• The Department of Labor reported Thursday that initial jobless claims—a proxy for layoffs—decreased by 3,000 week-over-week to a seasonally-adjusted 192,000 claims last week, suggesting the labor market remains historically tight.

Sifting Through the Noise in East Palestine

U.S. Secretary of Transportation Pete Buttigieg the site of the derailment in East Palestine, Ohio. (Photo by Brooke LaValley-Pool/Getty Images)

At a Tuesday roundtable in East Palestine, Ohio, a train whistle threatened to drown out Environmental Protection Agency Administrator Michael Regan as he explained the official response to the derailment of a Norfolk Southern train earlier this month and resulting toxic chemical spill. As residents began to run through concerns—an 8-year-old child coughing constantly, a deli losing business because no one wants to buy chicken that smells of butyl acrylate—a train rattled along the tracks.

Since we last wrote to you about the February 3 derailment a week and a half ago, frustrations over the spill and controlled burn of toxic chemicals have only grown—as have political pot-shots and calls for regulatory changes only marginally connected to the actual accident. While Republican lawmakers and the Biden administration trade barbs over each others’ track records on railway regulation, East Palestine residents are still navigating the spill’s fallout.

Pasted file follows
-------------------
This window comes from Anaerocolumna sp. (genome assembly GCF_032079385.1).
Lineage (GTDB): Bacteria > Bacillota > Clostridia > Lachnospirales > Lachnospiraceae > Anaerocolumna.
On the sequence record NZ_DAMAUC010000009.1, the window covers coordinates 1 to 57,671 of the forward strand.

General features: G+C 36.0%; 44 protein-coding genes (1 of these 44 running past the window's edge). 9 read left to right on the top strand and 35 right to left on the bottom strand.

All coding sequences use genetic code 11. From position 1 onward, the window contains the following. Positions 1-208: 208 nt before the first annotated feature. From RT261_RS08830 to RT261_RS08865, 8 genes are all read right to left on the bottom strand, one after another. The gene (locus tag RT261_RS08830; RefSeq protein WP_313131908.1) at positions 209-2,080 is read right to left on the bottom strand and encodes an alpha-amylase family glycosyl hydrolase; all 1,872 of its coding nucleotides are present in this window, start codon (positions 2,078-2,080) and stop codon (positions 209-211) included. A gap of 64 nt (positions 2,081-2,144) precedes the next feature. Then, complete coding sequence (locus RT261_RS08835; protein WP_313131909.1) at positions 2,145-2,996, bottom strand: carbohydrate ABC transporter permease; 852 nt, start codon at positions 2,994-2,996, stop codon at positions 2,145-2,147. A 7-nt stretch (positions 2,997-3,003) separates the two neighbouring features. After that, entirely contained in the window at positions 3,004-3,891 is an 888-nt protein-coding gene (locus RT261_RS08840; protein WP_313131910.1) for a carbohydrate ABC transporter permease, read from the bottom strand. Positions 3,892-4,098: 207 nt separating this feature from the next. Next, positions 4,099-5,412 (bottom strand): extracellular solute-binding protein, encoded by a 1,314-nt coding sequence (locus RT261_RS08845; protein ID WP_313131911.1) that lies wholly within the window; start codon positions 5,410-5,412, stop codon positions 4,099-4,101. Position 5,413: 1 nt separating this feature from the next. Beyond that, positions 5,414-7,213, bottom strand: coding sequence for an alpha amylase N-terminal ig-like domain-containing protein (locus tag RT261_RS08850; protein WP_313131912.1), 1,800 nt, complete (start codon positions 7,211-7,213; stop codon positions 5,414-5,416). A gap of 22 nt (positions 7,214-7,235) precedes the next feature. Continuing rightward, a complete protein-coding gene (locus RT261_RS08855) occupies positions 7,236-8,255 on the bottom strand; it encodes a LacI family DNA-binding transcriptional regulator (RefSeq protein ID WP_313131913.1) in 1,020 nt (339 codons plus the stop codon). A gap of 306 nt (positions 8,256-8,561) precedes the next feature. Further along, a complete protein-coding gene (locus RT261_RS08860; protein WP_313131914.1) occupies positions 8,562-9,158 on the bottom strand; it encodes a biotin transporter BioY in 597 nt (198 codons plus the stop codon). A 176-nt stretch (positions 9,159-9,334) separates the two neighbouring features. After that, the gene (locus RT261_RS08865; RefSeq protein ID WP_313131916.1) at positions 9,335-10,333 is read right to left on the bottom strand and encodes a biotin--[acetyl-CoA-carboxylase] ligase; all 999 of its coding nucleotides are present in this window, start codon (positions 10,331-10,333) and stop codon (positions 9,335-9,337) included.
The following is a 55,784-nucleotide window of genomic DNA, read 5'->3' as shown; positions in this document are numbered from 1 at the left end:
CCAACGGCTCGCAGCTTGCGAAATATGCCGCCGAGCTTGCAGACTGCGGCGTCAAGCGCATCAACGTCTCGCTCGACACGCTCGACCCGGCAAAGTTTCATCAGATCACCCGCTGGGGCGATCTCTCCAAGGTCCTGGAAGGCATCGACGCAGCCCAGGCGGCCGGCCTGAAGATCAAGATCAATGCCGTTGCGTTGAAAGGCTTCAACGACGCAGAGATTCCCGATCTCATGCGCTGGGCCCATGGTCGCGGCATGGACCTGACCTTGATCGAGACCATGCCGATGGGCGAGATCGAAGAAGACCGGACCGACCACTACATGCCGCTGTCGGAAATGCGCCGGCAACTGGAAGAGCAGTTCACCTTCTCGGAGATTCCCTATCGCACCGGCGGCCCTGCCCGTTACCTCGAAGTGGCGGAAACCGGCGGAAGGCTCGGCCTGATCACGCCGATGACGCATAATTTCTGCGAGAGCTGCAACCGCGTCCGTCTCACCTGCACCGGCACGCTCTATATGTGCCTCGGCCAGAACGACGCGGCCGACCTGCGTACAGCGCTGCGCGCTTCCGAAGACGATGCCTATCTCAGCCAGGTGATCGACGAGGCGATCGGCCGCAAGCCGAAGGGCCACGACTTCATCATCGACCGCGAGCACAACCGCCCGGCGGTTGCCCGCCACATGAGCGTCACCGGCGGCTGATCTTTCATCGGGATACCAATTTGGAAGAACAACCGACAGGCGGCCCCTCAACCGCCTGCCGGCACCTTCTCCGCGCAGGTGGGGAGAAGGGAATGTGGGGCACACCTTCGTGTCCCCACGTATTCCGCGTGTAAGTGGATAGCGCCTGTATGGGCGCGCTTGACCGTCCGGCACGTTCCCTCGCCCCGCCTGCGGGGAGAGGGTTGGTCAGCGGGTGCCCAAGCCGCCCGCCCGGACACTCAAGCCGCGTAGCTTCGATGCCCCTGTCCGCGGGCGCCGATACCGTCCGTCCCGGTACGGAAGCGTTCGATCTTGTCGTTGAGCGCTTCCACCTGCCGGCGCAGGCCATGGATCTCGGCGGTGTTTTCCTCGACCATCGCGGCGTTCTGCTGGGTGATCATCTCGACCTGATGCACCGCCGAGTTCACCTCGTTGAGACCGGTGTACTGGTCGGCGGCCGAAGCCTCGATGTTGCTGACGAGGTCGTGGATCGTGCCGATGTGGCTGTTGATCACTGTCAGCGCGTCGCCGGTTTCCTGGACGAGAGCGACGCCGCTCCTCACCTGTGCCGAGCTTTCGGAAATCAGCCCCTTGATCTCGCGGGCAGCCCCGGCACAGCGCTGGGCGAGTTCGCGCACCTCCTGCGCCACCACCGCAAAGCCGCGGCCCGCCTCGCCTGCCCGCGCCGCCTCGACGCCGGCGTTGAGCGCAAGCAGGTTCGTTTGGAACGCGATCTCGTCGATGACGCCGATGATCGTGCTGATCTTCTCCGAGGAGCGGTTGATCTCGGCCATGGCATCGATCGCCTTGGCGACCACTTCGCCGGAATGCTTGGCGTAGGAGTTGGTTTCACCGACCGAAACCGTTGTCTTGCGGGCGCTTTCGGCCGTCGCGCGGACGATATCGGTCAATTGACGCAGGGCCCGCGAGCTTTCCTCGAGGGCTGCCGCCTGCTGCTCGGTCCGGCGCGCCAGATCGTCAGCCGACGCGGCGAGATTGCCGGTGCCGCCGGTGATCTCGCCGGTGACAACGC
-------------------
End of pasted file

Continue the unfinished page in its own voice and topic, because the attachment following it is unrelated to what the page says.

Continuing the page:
In 2021, according to the Federal Railroad Administration, trains operated by the seven major freight railroads derailed 868 times—but most of these accidents occur in rail yards where they don’t make headlines. Though 868 derailments in one year may sound like a lot, the figure represents a marked improvement from the late 20th century: According to federal data analyzed by the Eno Center for Transportation, rail safety incidents have dropped 60 percent since 1990. Plus, when it comes to transmitting hazardous material, trains are far safer than the primary alternative. Trucks carry a little more than twice as much hazardous material as trains per ton-mile, but there were 22,000 hazmat-related incidents on highways in 2021 and just 378 along railways. Since 2010, highway-related hazmat accidents have killed 103 people, while rail-related accidents have killed one.

However statistically unlikely, though, the derailment in eastern Ohio earlier this month has hit East Palestine hard. At least 15,000 pounds of contaminated soil and 1.5 million gallons of contaminated water have been excavated, according to Norfolk Southern. Ohio Gov. Mike DeWine said the tracks at the crash site will need to be ripped up to remove contaminated soil buried in the process of getting the track operational again. Local and state health officials—with federal support—have opened a free clinic for health screenings. The EPA, meanwhile, has been offering cleaning services to homes and businesses and has continued testing water and air around town and in more than 550 homes—though it hasn’t confirmed whether it’s been testing for dioxins, persistent carcinogenic chemicals produced by burning vinyl chloride.